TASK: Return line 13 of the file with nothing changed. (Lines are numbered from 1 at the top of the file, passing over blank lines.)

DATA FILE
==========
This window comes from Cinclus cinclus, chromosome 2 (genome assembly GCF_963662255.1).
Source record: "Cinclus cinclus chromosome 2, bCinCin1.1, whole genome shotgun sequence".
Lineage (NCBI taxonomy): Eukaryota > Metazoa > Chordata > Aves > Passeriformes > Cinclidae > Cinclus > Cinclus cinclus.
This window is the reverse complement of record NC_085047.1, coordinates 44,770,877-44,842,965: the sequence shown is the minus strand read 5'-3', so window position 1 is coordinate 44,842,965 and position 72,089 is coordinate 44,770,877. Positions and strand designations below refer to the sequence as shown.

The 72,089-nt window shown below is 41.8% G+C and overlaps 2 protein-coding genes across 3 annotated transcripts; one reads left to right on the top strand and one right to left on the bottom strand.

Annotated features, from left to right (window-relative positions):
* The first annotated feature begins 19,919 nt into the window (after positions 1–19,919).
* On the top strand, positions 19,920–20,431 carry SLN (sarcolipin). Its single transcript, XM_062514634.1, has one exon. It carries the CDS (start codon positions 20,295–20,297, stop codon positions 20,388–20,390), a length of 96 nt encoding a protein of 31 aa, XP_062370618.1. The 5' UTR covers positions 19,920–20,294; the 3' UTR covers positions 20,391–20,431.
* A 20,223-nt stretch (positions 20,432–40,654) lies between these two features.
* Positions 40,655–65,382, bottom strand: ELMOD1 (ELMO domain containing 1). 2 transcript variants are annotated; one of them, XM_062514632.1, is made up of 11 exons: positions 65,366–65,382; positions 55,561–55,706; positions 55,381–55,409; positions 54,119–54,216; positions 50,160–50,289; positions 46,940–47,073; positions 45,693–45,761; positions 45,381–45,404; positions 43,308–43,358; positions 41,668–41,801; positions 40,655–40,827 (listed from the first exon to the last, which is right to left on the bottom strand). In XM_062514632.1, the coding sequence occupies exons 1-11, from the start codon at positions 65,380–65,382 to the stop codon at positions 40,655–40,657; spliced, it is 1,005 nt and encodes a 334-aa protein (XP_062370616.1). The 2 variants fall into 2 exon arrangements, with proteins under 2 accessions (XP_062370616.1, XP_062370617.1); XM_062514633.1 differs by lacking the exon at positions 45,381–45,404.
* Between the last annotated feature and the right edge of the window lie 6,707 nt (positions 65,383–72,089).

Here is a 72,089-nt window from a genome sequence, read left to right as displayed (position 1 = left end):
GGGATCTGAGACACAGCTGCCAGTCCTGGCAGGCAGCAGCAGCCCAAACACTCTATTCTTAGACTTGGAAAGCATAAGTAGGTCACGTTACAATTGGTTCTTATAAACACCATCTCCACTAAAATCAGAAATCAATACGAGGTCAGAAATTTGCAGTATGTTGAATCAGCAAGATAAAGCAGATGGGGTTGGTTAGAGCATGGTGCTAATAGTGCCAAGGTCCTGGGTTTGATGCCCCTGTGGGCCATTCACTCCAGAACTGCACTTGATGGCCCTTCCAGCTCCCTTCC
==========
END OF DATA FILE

GGGATCTGAGACACAGCTGCCAGTCCTGGCAGGCAGCAGCAGCCCAAACACTCTATTCTTAGACTTGGAAAGCATAAGTAGGTCACGTTACAATTGGTTCTTATAAACACCATCTCCACTAAAATCAGAAATCAATACGAGGTCAGAAATTTGCAGTATGTTGAATCAGCAAGATAAAGCAGATGGGGTTGGTTAGAGCATGGTGCTAATAGTGCCAAGGTCCTGGGTTTGATGCCCCTGTGGGCCATTCACTCCAGAACTGCACTTGATGGCCCTTCCAGCTCCCTTCC